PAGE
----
Let me begin with this long, but I hope the reader will agree, significant, quote from Etienne Balibar. In many ways, this work will be a conversation with the points and issues it manages to raise:
What is strikingly similar in Arendt and Foucault …, is the fact that neither of them believes that processes of mass extermination, or more generally elimination, ever were possible in history, especially in Modern history… without their victims being so to speak prepared for elimination, i.e. progressively and institutionally marked as potential, future victims, and collectively pushed into a social symbolic corner where they acquired the status of ‘living corpses’, or masses of individuals who are neither completely ‘alive’ nor yet, already ‘dead’… Both Foucault and Arendt agree that this preparation for elimination is associated in Modern Europe… with the use of the category of ‘race’… Both… write in their own manner long genealogies ‘ending’ with singular events, (but) insist on the fact that a preparation, which can be explained or at least interpreted in a causal manner, is not an acting out, an actual process of elimination, or mass elimination, which requires a political supplement, a mutation of the political. Without preparation, you cannot have elimination, but with the preparation, you still don’t have the elimination itself, only its conditions of possibility.(pp.32-33)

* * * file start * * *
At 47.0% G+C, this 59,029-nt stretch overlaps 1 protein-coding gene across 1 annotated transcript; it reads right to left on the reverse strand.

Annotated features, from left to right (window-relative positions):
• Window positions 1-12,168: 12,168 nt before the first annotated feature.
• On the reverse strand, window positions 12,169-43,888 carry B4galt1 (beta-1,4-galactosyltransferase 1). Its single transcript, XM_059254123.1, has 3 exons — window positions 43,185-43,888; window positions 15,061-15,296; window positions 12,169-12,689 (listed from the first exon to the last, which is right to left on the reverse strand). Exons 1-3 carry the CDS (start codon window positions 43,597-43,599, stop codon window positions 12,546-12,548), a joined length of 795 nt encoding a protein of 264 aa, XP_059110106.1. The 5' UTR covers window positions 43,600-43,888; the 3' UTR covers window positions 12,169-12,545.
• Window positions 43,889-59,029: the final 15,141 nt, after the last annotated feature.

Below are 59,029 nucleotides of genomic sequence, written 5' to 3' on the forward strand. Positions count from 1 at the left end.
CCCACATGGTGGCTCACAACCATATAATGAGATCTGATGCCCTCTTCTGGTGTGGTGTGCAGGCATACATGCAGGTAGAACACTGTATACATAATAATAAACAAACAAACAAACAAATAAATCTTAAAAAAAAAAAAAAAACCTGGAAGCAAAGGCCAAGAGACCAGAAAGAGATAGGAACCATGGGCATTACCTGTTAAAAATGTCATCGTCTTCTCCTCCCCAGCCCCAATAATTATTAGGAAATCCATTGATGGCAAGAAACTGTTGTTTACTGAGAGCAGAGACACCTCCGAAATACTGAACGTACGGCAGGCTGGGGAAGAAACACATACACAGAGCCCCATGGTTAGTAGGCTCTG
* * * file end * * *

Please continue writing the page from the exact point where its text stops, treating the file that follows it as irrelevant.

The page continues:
From Etienne Balibar, Difference, Otherness, Exclusion, in parallax, 2005, vol. 11, No. 1, pp. 19-34.